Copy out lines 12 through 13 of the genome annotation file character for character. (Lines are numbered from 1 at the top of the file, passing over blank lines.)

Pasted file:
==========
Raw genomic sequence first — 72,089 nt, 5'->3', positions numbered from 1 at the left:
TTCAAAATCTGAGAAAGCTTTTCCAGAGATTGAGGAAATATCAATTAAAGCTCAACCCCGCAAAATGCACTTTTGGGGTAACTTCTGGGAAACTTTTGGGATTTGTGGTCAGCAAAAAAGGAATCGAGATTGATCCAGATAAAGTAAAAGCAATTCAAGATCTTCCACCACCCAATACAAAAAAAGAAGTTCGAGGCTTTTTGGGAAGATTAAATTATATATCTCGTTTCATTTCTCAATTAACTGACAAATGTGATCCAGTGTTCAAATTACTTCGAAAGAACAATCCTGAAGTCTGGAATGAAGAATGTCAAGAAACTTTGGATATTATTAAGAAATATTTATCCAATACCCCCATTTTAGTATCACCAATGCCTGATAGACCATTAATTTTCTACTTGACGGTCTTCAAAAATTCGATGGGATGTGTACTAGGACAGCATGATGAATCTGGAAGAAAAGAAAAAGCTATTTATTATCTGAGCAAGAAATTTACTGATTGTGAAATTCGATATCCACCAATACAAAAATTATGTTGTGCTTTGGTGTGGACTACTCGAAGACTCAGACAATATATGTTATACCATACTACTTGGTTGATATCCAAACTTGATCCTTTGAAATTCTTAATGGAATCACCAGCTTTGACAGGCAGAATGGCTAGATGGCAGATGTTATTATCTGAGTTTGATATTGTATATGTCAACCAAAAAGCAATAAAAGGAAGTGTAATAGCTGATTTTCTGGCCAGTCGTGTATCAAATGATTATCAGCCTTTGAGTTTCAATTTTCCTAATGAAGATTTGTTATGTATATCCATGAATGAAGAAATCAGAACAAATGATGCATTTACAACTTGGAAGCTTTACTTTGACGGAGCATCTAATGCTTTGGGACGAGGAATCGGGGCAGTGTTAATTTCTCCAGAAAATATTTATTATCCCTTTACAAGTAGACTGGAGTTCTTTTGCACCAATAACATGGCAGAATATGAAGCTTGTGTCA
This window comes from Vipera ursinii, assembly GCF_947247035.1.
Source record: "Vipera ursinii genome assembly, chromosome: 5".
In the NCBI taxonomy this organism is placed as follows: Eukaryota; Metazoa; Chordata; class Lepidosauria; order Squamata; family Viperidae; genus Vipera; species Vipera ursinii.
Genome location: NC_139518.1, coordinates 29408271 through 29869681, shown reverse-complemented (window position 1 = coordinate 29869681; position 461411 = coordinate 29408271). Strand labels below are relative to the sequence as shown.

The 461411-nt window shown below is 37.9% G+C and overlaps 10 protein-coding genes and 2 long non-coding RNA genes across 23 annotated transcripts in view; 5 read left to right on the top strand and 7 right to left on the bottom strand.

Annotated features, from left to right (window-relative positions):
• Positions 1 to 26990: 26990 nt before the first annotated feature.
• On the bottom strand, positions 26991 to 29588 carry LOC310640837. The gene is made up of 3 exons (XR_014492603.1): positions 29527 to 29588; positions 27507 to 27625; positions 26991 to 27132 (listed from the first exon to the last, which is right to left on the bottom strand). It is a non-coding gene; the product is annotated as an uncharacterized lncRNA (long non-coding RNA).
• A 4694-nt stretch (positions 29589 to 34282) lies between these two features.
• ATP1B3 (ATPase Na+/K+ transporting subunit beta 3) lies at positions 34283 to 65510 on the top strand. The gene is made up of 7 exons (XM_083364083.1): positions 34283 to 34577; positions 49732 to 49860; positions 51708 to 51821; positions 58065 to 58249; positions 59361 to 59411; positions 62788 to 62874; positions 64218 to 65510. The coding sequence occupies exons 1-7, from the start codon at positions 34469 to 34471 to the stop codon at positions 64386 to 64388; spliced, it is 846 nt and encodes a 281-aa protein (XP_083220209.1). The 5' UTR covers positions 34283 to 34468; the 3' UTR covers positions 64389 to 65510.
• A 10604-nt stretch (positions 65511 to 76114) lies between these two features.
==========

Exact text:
• ATP1B3 (ATPase Na+/K+ transporting subunit beta 3) lies at positions 34283 to 65510 on the top strand. The gene is made up of 7 exons (XM_083364083.1): positions 34283 to 34577; positions 49732 to 49860; positions 51708 to 51821; positions 58065 to 58249; positions 59361 to 59411; positions 62788 to 62874; positions 64218 to 65510. The coding sequence occupies exons 1-7, from the start codon at positions 34469 to 34471 to the stop codon at positions 64386 to 64388; spliced, it is 846 nt and encodes a 281-aa protein (XP_083220209.1). The 5' UTR covers positions 34283 to 34468; the 3' UTR covers positions 64389 to 65510.
• A 10604-nt stretch (positions 65511 to 76114) lies between these two features.